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Stumbled on this hilarious review tonight.
 
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I know they want us all driving these things. But these are all experimental design vehicles. I'm waiting for the 5th generation, and prices to be 1/2 of what they are.
I'm on may 2ed Prius. It's bullet proof and 60MPG. Actually I just tried to buy the latest generation and they are all sold out.
 
I know they want us all driving these things. But these are all experimental design vehicles. I'm waiting for the 5th generation, and prices to be 1/2 of what they are.
I'm on may 2ed Prius. It's bullet proof and 60MPG. Actually I just tried to buy the latest generation and they are all sold out.
In what way are they 'experimental'? BEV drivetrains and battery packs have been in the field in the US for 14 years.

Also, not clear who 'they' are. Consumers? Car Makers? And the 'all' there is loaded. I'm an EV fan, and I doubt EV pickups will reach 50% of that segment before early 2030s, until a decade from now. You've got a lot of time to warm up to them. :)

They are all being built at scale, even Cyber is being built at 1000/week. I went from never seeing CT to seeing it weekly in the last month. What happened? They've sold over 10k units in just the last few months.

If you mean they are the first generation/release of their designs, then we agree.

Also, we agree they should be half the price. I'd expect to see that before 2030.
 
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So I'm in the Netherlands for a few weeks.
Quite a few Tesla's on the road. Not more than on Long Island.
At least half as many polestar cars as Tesla's.
And a few Lynk &Co cars. I thought they were a leasing company (and couldn't figure out the brand if the cars ..) but it's a brand.
Byd dealers too. (But so many cars I am not used to seeing that I didn't spot them yet on the road - been paying attention to the smaller roads, and less space being given by other cars....)

Many electric vehicles tho - as judged from the a set of exhausts and muffler boxes.
 
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So I'm in the Netherlands for a few weeks.
Quite a few Tesla's on the road. Not more than on Long Island.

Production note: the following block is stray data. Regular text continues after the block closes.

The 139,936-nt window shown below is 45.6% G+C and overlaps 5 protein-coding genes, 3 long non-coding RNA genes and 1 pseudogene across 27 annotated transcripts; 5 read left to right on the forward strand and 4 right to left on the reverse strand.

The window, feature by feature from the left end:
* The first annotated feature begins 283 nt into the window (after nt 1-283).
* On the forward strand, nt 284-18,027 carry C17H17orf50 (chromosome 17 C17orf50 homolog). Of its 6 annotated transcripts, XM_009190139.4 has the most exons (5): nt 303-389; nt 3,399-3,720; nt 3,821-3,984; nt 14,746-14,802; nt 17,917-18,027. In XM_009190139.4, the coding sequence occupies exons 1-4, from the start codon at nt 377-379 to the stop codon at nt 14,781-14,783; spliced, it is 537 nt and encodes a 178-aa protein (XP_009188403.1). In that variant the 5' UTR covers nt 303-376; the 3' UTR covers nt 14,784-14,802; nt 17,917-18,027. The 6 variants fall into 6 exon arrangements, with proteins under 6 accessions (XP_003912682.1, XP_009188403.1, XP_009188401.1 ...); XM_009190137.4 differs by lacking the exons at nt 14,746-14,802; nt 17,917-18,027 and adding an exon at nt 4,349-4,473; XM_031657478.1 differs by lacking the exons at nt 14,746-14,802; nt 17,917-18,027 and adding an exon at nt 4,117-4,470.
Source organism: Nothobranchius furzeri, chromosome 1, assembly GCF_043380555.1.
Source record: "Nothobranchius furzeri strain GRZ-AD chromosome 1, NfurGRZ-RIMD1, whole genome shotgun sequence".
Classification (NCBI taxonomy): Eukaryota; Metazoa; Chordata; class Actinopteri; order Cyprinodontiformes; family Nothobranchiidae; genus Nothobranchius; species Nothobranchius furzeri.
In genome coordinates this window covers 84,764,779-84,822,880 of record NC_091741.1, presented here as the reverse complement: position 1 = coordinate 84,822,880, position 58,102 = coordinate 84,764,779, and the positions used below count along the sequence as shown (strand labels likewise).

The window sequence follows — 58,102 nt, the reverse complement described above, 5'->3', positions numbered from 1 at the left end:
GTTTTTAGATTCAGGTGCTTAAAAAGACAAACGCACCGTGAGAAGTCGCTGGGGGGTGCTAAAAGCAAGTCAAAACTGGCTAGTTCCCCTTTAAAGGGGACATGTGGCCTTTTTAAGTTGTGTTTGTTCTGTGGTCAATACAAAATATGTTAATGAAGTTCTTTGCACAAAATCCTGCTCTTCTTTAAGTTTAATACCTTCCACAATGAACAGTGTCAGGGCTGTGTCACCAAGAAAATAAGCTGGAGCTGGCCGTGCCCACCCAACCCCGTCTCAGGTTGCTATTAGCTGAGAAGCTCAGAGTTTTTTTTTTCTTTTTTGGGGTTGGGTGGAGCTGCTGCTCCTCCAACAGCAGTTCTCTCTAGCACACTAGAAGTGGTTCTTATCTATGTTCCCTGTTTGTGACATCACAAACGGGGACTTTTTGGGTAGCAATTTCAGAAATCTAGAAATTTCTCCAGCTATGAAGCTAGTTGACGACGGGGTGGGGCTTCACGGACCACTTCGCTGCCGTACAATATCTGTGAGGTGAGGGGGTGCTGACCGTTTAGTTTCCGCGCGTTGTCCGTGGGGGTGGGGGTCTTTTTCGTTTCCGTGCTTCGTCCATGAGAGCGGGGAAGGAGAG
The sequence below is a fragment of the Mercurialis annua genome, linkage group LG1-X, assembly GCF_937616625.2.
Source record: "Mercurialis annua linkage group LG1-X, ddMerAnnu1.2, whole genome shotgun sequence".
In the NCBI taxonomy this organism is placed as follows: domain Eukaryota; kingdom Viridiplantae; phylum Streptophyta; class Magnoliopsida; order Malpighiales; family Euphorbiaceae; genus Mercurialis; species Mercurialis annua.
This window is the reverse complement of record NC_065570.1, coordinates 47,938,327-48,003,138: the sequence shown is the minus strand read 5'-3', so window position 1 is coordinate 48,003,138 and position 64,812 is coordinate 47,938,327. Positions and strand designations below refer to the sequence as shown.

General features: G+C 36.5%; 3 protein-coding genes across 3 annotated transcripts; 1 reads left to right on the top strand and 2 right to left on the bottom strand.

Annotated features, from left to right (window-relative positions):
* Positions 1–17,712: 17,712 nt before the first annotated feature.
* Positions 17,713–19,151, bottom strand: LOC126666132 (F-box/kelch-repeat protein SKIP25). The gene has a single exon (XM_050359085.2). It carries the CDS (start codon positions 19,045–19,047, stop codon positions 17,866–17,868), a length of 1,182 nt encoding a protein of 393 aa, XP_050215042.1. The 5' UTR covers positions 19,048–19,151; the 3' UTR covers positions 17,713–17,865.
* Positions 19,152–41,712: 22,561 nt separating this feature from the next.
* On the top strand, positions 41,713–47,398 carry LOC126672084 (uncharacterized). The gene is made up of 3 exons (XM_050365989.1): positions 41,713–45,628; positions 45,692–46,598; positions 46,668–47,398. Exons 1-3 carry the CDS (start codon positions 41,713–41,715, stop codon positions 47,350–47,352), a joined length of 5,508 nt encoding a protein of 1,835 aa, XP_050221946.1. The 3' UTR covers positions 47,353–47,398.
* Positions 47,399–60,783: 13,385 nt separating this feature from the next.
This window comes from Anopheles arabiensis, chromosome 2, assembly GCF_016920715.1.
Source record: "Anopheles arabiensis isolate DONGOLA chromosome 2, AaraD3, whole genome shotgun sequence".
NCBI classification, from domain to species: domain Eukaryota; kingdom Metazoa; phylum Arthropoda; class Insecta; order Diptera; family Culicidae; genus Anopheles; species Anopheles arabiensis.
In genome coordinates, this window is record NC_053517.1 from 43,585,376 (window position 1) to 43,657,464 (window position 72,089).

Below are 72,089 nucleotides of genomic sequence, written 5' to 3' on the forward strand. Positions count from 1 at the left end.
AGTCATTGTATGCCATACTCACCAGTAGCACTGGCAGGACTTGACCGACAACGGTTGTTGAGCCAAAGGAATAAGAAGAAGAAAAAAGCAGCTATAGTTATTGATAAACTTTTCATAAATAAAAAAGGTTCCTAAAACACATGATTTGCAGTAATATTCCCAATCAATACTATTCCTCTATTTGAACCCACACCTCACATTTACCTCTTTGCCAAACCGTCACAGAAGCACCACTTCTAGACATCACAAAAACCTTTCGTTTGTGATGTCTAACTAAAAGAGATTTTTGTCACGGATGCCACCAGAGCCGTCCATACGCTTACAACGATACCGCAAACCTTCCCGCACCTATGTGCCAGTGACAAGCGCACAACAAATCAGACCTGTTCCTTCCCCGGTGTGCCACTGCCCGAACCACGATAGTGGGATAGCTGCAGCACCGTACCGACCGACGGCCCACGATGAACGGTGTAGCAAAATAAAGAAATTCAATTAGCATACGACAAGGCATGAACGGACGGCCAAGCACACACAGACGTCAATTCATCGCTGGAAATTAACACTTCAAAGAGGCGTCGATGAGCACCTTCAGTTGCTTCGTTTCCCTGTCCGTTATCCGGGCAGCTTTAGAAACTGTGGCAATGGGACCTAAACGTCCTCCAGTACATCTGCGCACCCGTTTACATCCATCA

At least half as many polestar cars as Tesla's.
And a few Lynk &Co cars. I thought they were a leasing company (and couldn't figure out the brand if the cars ..) but it's a brand.
Byd dealers too. (But so many cars I am not used to seeing that I didn't spot them yet on the road - been paying attention to the smaller roads, and less space being given by other cars....)

Many electric vehicles tho - as judged from the a set of exhausts and muffler boxes.

Googling suggests Holland hit 37% EV penetration in the last year, about on par with California (32%). And well above the average rate in the US (about 9%, lower ex-california).
 
Is that 37% of new cars or 37 of cars on the road? I think it's more like 15% on the road (1 in 6) from what I see.

(And I'm not in Holland, but in The Netherlands - there is a difference :) )
 
Is that 37% of new cars or 37 of cars on the road? I think it's more like 15% on the road (1 in 6) from what I see.

(And I'm not in Holland, but in The Netherlands - there is a difference :) )
I sit corrected. :)

37% of new cars sold in the last year. 15% of the fleet seems like a stretch (nationwide), but we could suppose the newer cars are driven more, or there's a local variation where you are (as in Long Island and my area Philly Metro).
 
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In what way are they 'experimental'? BEV drivetrains and battery packs have been in the field in the US for 14 years.

Also, not clear who 'they' are. Consumers? Car Makers? And the 'all' there is loaded. I'm an EV fan, and I doubt EV pickups will reach 50% of that segment before early 2030s, until a decade from now. You've got a lot of time to warm up to them. :)

They are all being built at scale, even Cyber is being built at 1000/week. I went from never seeing CT to seeing it weekly in the last month. What happened? They've sold over 10k units in just the last few months.

If you mean they are the first generation/release of their designs, then we agree.

Also, we agree they should be half the price. I'd expect to see that before 2030.
Sorry for not being clear. "They" , the government mandates to be all electric. Being a R&D guy, the product is at its best when we are finished and moving on to something else. It's very early in this game. I to am a fan of the technology. I work with the same VVVF motor drive systems used in these cars. Electric cars are very simple and far less labor to build than the ICE cars. So they will be a success. The major issue now is the battery life, weight and cost. I could be wrong but so far I don't think there is a cost effective battery repair or replacement. That said I have repaired my Prius battery. But it's built to do this.

Like I said I'll wait a bit before jumping in.
 
Ford had a good thing with the hybrid Maverick. I don’t see many. The hybrid Taco will sell well but…. It’s not an efficient hub implementation. It’s a power supplement.

There will a renewed interest in smaller BEV trucks. I think the Taco is even too big to be an efficient BEV.

The e sprinter can do 180 miles at 70 mph 113kwh battery. It’s only like 200hp (or something close). The eTransit is in that ballpark. The Lightning moving forward is not going to sell well. Americans must embrace smaller vehicles. Only way I see that is a steep fuel tax. Maybe a displacement tax. Anything over 3.5L gets say $1.5k per L sales tax anytime title is transferred.

I would not ever buy the first generation of anything that came out ICe or BEV. With Tesla it’s really hard to know when they made changes. I assume CTs will got or will be getting new DU versions soon.